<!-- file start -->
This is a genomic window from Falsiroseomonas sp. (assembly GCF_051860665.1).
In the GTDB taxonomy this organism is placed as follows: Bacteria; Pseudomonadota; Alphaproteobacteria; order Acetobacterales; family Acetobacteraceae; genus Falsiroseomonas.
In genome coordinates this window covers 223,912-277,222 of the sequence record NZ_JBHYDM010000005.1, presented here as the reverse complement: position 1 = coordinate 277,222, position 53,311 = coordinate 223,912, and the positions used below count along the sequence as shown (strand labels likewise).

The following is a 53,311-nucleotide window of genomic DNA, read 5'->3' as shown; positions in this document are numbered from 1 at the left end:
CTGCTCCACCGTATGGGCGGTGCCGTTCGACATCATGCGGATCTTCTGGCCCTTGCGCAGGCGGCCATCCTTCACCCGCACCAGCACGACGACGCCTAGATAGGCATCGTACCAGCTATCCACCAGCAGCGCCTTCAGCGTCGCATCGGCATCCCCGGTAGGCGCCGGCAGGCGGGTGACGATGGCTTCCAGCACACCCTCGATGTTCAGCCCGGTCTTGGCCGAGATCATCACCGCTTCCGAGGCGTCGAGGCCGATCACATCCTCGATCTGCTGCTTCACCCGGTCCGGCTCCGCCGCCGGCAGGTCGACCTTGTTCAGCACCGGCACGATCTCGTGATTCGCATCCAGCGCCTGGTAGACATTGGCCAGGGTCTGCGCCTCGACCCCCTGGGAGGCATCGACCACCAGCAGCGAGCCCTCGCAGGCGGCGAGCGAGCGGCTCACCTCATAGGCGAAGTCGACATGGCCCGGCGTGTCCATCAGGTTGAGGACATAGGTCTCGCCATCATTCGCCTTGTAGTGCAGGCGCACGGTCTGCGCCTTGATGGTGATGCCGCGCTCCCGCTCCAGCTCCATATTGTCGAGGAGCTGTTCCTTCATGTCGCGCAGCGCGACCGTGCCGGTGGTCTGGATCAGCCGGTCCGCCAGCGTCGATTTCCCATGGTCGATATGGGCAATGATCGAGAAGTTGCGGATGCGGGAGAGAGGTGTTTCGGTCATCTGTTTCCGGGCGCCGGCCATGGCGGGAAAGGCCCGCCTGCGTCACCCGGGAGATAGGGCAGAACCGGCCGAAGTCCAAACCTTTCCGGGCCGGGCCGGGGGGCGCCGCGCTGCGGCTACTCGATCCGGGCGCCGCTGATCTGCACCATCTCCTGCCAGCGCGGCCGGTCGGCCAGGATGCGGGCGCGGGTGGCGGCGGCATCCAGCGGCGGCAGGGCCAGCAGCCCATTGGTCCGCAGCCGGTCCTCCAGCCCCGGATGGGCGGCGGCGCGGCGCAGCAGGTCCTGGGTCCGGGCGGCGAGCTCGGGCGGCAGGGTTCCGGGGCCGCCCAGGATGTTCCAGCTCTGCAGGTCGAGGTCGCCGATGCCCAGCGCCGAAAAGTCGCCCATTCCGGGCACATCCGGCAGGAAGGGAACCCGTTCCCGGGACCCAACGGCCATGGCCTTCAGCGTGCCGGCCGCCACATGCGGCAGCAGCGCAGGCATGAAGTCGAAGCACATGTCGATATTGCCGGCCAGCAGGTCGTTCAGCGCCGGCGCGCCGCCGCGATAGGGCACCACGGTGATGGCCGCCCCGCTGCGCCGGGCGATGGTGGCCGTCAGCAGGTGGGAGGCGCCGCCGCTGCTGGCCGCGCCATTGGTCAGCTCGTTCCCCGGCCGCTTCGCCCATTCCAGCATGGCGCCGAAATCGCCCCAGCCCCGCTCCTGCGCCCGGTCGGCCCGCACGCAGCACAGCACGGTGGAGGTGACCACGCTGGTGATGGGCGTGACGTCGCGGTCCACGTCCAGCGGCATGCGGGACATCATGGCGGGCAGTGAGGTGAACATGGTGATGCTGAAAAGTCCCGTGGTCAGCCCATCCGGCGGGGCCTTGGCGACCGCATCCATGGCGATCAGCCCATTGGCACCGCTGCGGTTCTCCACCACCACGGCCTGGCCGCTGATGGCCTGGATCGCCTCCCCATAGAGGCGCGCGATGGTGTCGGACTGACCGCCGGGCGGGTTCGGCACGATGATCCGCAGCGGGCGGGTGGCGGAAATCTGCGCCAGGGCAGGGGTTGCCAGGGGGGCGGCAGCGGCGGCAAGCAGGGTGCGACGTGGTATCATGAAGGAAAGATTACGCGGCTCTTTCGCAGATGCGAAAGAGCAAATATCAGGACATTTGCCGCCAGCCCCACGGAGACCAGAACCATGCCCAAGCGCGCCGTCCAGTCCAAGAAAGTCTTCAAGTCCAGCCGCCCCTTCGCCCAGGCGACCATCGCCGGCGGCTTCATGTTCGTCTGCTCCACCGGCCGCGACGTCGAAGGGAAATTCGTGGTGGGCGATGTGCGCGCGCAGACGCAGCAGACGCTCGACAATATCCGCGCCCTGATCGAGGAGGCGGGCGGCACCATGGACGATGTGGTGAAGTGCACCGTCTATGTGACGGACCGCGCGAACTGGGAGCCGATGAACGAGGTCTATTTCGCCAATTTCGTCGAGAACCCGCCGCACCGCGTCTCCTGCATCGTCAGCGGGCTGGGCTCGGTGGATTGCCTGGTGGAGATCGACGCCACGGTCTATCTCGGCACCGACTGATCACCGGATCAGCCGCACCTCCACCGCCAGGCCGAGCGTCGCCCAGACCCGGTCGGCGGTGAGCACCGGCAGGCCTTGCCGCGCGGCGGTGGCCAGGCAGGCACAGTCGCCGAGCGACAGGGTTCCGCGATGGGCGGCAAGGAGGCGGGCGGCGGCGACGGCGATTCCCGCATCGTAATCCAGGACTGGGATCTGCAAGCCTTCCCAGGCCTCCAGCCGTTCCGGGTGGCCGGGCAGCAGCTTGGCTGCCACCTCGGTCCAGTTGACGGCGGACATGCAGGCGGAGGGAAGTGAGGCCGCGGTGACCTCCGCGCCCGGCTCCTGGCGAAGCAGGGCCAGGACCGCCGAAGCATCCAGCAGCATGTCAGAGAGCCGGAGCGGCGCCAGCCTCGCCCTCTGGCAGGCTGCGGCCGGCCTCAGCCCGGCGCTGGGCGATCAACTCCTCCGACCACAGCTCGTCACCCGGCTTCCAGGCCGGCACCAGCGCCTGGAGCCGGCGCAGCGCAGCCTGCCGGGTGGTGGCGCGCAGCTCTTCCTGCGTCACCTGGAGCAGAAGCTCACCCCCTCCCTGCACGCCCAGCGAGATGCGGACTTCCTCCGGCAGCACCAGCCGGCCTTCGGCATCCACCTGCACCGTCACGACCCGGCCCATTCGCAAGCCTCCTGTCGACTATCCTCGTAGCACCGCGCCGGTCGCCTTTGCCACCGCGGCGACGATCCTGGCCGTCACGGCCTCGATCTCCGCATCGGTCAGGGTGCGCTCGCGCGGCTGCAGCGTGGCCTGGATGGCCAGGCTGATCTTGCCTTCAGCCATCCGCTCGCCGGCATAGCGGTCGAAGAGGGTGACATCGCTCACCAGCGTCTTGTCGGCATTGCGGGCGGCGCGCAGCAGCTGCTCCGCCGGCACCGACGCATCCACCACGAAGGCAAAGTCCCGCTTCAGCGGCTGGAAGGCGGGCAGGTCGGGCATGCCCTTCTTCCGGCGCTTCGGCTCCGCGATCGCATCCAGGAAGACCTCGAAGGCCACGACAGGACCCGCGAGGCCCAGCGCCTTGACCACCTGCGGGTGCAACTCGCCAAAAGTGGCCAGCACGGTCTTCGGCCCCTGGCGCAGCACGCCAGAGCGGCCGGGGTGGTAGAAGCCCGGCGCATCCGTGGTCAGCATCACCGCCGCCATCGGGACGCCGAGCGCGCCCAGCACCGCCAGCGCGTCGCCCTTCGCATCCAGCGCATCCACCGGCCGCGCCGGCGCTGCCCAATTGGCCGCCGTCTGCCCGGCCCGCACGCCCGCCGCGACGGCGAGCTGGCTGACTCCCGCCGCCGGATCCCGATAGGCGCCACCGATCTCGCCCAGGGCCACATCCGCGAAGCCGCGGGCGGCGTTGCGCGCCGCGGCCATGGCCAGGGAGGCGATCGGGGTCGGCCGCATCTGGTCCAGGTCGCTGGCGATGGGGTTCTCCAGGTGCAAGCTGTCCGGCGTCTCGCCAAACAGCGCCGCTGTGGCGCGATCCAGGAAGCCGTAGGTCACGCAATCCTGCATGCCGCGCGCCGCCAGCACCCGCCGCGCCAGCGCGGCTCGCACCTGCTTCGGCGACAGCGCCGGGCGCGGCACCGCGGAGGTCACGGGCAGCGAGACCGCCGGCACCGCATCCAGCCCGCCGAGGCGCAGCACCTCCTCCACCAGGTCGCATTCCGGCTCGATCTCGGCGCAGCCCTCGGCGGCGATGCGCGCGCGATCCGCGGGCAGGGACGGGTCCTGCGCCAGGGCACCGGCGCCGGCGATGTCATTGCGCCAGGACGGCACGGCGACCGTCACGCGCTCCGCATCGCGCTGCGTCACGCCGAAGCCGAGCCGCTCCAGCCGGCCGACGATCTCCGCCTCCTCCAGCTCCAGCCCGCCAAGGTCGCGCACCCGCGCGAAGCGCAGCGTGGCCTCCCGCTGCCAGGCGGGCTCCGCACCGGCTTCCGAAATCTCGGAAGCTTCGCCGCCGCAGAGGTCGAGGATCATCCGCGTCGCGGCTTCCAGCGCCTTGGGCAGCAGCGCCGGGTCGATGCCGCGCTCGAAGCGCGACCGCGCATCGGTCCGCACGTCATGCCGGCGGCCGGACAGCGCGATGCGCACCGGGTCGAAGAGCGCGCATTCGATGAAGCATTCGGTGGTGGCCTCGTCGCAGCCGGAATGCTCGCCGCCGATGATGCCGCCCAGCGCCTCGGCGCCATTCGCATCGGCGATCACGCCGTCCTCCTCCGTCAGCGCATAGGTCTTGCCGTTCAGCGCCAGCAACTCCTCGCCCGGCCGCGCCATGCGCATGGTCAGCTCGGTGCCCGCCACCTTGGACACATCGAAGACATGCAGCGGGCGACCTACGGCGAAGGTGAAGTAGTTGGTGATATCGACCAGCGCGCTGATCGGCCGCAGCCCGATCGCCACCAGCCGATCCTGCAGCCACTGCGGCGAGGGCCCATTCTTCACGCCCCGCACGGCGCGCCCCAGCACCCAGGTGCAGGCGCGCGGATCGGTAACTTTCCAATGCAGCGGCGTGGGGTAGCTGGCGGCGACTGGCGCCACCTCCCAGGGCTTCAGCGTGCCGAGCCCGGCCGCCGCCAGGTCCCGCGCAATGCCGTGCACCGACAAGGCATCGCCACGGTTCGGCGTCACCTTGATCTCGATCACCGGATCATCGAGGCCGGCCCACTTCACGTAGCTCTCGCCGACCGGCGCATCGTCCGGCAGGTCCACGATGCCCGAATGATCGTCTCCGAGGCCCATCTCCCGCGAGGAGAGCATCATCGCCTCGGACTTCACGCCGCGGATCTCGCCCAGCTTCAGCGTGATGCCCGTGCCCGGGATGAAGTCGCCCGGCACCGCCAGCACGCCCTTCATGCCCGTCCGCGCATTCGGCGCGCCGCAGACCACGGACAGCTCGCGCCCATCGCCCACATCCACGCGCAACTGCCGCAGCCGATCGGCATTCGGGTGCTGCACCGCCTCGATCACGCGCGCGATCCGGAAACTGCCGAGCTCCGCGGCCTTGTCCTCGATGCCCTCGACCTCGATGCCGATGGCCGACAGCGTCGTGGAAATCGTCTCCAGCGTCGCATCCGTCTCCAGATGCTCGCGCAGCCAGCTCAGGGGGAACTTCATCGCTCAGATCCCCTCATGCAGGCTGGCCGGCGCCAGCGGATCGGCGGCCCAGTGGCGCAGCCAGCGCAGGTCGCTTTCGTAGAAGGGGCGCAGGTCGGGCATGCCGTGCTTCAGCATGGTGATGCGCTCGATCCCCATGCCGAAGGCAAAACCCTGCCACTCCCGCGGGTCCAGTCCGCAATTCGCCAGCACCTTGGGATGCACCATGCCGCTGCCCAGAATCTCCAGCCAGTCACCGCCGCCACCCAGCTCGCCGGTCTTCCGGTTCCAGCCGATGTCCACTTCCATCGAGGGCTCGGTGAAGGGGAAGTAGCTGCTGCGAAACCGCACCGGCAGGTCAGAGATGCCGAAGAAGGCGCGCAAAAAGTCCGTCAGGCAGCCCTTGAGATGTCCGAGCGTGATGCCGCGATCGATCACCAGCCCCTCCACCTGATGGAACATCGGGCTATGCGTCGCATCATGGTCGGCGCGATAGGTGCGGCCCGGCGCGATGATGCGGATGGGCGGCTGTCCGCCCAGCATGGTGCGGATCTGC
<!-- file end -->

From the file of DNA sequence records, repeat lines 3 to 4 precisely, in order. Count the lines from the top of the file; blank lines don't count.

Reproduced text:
In genome coordinates this window covers 223,912-277,222 of the sequence record NZ_JBHYDM010000005.1, presented here as the reverse complement: position 1 = coordinate 277,222, position 53,311 = coordinate 223,912, and the positions used below count along the sequence as shown (strand labels likewise).

The following is a 53,311-nucleotide window of genomic DNA, read 5'->3' as shown; positions in this document are numbered from 1 at the left end: